I’d love to get some feedback!

Glixman in a Fix has been available in the U.S. for a while now, and I’d love to get some feedback from readers!

I have had a lot of people tell me they have purchased the book, their schools’ library has ordered it, or that their children are reading it. A few students from my kids’ schools have run up to me after school to tell me they went to bed late the night before because they were up late reading Glixman.

First feedback from kid about Glixman

An actual thank you note! ❤

And I even got a real, snail mail thank you note from Josh P. of Los Angeles! Continue reading

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Find my new reviews for Bina Lobell’s Super Secret Diary and Not for Sale in the latest Jewish Home L.A.

My reviews of Bina Lobell’s Super Secret Diary by Ruchama Feuerman and Not for Sale by Bracha Rosman are on page 16 of the most recent edition of The Jewish Home L.A. You can find those reviews here.

Interview with Suri Rosen, author of Playing with Matches

Today, I have the pleasure of sharing with my readers an interview with Suri Rosen, the author of a new YA novel, Playing with Matches. (You can find my review of the highly-entertaining Playing with Matches here.)

PlayingWithMatches_hiRes (3)Suri piqued my interest in part because she has published her first book — a book with universal themes but with distinctively Orthodox characters and setting — with a mainstream, secular publisher. Most books with Orthodox themes tend to be published by Jewish publishers. I conducted this interview last week via email.

RK: This is your first novel, but as many of the reviewers have noted, you write with real skill. In particular, you handle Rain’s voice with humor and confidence.​ Have you published other genres before, taken classes, or to what else do you attribute your success?

SR: I’ve always been writing. (I cover this in detail on this website,’Dear Teen Me.’)

I read numerous books and blogs about writing and spent countless hours discussing technique with other novelists. But the most important aspect of becoming a publishable author  – to me – is getting feedback. Giving a critique also sharpens your craft but getting a critique to me is the single most important factor in developing yourself as a writer.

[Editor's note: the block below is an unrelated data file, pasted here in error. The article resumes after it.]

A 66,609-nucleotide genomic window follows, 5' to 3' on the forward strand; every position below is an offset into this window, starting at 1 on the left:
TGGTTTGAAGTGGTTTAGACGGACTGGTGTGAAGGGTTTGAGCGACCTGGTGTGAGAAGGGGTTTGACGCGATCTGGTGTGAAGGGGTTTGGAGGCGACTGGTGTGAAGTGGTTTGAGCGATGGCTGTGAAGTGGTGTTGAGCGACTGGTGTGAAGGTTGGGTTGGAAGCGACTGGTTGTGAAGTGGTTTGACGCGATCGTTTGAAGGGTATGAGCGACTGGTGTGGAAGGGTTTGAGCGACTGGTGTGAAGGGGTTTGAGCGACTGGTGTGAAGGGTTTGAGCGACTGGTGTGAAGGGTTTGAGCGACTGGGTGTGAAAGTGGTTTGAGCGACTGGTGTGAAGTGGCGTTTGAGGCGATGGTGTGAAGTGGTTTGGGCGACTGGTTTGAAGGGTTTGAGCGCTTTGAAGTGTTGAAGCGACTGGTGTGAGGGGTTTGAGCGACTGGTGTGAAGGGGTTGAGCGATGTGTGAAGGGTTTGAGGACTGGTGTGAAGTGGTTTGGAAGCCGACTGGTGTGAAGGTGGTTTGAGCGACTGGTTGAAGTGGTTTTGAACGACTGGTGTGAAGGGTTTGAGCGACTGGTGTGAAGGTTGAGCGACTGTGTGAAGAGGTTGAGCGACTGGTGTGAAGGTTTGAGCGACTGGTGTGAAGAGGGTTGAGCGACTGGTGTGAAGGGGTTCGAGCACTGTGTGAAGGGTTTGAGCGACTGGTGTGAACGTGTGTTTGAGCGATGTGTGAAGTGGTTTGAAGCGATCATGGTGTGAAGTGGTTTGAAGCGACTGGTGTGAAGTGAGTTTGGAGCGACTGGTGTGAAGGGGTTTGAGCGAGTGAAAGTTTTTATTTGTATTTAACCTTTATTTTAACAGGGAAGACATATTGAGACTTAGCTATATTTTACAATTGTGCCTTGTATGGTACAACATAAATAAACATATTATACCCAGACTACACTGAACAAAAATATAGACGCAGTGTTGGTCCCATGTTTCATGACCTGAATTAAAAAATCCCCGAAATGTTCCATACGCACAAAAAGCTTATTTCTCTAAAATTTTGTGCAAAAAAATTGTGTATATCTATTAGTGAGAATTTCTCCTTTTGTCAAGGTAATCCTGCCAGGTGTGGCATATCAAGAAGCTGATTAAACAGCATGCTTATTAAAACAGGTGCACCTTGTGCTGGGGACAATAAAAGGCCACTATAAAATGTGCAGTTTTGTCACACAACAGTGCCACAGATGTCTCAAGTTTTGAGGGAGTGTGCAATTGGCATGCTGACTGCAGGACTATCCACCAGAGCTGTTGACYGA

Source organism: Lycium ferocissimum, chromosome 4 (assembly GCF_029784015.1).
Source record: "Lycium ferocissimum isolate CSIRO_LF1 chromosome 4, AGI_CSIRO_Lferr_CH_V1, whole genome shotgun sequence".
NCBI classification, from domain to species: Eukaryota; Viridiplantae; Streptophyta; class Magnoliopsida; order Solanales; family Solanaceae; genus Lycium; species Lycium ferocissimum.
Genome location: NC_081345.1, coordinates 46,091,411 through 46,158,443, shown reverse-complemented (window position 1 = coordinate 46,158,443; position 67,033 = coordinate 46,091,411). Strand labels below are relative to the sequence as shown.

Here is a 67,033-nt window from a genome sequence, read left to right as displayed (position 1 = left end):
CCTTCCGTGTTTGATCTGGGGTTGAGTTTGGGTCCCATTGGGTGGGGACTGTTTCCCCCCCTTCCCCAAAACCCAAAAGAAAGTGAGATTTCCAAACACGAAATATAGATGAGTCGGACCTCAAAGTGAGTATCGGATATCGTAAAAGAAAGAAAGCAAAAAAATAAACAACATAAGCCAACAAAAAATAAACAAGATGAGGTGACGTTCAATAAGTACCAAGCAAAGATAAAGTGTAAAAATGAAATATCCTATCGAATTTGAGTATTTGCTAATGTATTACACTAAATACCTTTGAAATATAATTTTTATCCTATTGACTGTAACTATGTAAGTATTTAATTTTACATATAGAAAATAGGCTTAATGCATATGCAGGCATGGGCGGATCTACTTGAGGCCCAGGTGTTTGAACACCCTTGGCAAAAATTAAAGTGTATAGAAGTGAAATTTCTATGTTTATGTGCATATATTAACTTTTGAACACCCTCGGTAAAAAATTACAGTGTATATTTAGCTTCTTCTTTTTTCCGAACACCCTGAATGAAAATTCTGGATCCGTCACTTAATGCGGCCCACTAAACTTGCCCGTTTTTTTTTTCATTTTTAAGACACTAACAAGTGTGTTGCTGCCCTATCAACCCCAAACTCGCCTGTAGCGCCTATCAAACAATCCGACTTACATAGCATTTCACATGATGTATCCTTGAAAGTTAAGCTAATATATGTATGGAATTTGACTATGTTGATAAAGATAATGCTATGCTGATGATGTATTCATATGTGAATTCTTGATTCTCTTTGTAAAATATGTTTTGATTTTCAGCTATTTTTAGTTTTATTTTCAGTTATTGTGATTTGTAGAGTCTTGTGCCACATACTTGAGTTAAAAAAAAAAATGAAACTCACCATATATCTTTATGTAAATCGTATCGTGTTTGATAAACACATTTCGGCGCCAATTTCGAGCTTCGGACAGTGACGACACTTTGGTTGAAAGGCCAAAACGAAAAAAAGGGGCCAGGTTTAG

And it can be brutal! Continue reading

And in other publishing news…

I sent a post to Kveller for their Raising Kvell blog, and they published it this week. It’s totally the opposite end of the spectrum from this week’s Tablet piece:

  • non-controversial topic,
  • short,
  • I wrote it and it was published in a week, without the several months of editing required by the other piece.

It’s light and fun, but also meaningful. Check it out. You know, if you wanna…

Analysis: My first writing workshop for adults

Along with writing and editing, I’ve coached writers one-on-one off-and-on for the last couple years. I’ve presented writing workshops and made author visits to groups even longer than that, but those groups always consisted of school children. Yesterday, for the first time, I combined the two and taught a writing workshop for fledgling writers aged 15 and up. Actual grown-ups attended!

The Crash Course

Since my greatest area of expertise is writing for tots, tweens, and teens, I decided to offer a three-hour crash course in writing for those groups. My husband agreed to whisk away the kids who weren’t in school (some Jewish day school kids attend on Sunday mornings), and I prepared materials and advertised.

Overtime

I thought three hours would be enough, I really did. Continue reading

Can teenagers really save the world? Musings on middle grade and YA lit

I’m completely behind both writing and housework this week due to a bout of strep throat (thankfully, on the mend now due to penicillin).  This was the second time I’ve been laid up for several days since Sukkos, so it was pretty much a drag, and I really need to try to wrap up at least one story this week. However, I just feel the need to share this with my readers.

airborn by oppel

Can three teens really save their airship from pirates? Not sure I buy it.

While lying in bed trying very hard not to swallow (it just hurt too much), I read a slew of middle grade and YA novels. Now, I know that tween and teen novels tend to share certain characteristics, and that many of these meet the psychological needs of tweens and teens. But as a once-but-no-longer teen, a particular trait rubbed me the wrong way. Continue reading